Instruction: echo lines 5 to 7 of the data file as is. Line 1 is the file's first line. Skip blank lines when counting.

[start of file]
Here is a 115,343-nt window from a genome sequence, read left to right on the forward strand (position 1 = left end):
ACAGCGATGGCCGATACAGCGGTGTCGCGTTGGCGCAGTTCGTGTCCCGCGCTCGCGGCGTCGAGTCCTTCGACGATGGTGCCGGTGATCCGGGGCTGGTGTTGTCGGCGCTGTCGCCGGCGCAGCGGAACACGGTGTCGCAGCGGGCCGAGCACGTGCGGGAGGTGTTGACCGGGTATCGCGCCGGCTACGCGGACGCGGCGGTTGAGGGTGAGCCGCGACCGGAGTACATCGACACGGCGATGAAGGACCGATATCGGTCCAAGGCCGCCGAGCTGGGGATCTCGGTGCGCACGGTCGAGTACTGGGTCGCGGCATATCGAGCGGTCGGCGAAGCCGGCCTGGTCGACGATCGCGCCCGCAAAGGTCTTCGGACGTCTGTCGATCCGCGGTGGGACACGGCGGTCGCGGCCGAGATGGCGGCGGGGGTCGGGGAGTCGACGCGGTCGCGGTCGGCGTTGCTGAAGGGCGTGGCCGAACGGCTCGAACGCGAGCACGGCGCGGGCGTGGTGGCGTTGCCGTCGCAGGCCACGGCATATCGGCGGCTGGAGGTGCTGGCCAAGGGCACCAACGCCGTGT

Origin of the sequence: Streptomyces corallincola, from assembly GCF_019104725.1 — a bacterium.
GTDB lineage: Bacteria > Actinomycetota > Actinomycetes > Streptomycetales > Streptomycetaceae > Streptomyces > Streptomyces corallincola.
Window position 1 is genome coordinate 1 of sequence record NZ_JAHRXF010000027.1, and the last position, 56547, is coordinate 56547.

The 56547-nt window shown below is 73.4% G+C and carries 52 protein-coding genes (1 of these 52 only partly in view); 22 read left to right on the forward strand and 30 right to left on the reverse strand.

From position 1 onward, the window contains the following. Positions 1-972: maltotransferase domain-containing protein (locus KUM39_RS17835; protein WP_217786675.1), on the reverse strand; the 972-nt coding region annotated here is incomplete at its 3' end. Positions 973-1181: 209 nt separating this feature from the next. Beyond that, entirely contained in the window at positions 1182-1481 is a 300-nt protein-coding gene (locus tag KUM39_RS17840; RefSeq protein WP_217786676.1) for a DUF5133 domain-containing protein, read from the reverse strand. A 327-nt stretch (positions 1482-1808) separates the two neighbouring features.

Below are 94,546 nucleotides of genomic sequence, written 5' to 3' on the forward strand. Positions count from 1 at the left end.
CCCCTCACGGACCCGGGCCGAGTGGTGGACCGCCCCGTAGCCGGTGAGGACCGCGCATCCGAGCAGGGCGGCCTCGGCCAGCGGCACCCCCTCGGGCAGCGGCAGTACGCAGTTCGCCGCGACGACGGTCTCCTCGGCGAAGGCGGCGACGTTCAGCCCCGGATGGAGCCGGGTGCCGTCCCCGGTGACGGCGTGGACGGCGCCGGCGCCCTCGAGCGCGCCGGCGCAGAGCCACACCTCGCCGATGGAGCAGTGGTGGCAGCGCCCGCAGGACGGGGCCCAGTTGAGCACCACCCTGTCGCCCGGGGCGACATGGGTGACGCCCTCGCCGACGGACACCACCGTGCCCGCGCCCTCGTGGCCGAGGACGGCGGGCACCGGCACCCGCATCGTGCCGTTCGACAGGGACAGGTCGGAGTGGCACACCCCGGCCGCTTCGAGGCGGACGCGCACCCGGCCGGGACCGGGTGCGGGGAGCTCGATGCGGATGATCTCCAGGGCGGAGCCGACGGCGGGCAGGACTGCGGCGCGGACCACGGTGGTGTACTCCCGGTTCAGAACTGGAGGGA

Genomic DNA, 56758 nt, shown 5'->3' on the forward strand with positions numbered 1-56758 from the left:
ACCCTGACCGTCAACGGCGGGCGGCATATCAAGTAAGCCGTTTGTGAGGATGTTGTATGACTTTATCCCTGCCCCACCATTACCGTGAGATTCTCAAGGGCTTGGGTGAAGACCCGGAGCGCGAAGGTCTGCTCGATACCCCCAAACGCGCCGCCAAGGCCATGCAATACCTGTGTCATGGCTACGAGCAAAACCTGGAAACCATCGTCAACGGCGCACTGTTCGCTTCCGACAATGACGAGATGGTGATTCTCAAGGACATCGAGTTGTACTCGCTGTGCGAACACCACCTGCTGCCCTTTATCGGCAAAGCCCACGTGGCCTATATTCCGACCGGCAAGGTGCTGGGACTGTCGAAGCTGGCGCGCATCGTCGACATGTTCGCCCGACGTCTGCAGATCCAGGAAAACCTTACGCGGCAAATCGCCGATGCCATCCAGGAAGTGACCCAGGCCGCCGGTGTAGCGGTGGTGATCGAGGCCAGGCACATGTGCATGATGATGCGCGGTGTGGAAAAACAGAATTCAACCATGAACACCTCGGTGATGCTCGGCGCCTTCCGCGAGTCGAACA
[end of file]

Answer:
Window position 1 is genome coordinate 1 of sequence record NZ_JAHRXF010000027.1, and the last position, 56547, is coordinate 56547.

The 56547-nt window shown below is 73.4% G+C and carries 52 protein-coding genes (1 of these 52 only partly in view); 22 read left to right on the forward strand and 30 right to left on the reverse strand.

From position 1 onward, the window contains the following. Positions 1-972: maltotransferase domain-containing protein (locus KUM39_RS17835; protein WP_217786675.1), on the reverse strand; the 972-nt coding region annotated here is incomplete at its 3' end. Positions 973-1181: 209 nt separating this feature from the next. Beyond that, entirely contained in the window at positions 1182-1481 is a 300-nt protein-coding gene (locus tag KUM39_RS17840; RefSeq protein WP_217786676.1) for a DUF5133 domain-containing protein, read from the reverse strand. A 327-nt stretch (positions 1482-1808) separates the two neighbouring features.